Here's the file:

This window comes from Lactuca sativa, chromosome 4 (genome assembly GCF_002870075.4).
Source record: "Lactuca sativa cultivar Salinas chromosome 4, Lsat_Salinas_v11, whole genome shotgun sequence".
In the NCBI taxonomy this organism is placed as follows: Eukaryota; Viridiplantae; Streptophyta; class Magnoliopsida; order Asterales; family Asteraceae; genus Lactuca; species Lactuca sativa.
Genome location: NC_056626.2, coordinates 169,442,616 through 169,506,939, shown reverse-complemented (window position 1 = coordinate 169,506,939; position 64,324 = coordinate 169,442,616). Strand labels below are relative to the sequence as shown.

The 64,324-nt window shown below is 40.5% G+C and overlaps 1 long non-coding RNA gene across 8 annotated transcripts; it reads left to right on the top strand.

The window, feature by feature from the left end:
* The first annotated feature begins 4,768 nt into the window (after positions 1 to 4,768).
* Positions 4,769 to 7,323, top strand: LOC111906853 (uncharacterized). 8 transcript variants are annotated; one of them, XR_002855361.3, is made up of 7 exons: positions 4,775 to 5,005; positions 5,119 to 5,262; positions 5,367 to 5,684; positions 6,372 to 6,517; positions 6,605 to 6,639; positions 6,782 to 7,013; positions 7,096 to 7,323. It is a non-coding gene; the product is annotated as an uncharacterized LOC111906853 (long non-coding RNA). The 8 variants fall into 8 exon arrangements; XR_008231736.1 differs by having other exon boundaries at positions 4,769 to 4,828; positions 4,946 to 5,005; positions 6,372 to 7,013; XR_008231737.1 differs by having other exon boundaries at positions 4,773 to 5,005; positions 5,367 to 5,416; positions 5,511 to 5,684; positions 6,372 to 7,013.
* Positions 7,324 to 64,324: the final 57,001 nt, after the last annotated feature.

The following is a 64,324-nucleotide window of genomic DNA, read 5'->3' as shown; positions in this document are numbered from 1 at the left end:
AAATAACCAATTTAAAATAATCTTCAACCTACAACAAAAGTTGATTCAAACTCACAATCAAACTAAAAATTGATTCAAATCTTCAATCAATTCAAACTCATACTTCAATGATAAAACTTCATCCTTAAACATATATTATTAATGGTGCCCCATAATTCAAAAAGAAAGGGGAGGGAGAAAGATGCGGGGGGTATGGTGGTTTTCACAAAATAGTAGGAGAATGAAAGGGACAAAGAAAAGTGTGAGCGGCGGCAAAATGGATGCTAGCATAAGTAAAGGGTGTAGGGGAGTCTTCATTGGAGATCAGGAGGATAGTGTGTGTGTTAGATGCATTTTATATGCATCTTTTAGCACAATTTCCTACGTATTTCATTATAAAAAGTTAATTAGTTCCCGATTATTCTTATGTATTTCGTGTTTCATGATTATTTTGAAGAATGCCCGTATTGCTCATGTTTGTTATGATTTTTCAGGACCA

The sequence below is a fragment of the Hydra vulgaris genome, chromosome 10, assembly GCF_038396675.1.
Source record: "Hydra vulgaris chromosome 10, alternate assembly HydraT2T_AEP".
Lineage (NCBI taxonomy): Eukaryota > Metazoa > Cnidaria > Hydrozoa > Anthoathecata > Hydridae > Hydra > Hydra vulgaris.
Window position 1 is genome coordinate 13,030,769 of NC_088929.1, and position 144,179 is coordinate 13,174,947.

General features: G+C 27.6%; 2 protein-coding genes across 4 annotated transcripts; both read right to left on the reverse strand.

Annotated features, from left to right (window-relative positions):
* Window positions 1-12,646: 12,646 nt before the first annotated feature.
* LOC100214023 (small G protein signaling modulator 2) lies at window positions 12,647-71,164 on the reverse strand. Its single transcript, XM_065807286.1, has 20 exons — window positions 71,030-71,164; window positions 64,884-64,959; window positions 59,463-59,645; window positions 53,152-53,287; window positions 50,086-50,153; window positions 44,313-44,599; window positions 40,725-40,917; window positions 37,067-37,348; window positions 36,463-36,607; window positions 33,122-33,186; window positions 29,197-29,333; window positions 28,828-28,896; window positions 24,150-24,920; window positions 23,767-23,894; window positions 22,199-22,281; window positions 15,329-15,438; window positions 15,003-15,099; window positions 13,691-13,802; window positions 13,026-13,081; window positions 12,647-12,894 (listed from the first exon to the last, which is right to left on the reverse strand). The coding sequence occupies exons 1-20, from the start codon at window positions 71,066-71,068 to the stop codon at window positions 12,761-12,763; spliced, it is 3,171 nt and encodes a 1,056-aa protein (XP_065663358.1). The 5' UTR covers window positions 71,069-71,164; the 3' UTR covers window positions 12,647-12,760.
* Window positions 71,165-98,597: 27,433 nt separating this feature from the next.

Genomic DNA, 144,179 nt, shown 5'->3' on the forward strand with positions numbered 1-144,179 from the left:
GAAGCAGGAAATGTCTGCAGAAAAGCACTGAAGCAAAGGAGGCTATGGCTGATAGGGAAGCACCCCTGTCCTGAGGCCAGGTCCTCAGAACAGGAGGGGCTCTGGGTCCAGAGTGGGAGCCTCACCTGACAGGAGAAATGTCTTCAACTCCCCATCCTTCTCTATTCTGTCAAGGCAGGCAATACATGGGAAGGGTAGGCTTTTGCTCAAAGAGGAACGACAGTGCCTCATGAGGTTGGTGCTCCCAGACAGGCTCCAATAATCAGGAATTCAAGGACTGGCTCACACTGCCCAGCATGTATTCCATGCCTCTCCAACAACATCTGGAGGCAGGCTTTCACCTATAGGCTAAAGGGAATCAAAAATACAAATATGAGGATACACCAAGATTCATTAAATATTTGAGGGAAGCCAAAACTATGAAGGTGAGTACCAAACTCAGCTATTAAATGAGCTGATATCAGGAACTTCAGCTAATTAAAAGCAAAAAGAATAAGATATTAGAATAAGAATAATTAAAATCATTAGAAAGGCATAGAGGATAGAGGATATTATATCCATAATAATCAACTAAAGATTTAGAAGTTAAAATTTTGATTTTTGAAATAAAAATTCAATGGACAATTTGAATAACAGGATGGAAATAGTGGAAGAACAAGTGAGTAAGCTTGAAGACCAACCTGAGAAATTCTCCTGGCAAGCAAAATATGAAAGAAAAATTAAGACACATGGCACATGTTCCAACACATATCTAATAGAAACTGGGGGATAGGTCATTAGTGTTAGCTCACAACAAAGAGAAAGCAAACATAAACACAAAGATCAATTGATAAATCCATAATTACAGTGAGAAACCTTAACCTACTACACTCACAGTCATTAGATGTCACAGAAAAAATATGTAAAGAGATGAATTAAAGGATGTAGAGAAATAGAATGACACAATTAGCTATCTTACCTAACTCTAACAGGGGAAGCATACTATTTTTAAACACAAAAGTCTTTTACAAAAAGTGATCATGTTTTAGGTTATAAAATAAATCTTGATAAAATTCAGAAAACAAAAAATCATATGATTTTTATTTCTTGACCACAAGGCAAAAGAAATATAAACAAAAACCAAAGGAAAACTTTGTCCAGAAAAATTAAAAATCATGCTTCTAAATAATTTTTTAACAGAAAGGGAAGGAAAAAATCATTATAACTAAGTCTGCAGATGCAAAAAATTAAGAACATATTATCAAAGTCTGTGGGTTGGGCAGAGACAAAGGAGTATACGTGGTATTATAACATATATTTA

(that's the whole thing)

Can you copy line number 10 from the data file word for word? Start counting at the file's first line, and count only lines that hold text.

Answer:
The following is a 64,324-nucleotide window of genomic DNA, read 5'->3' as shown; positions in this document are numbered from 1 at the left end: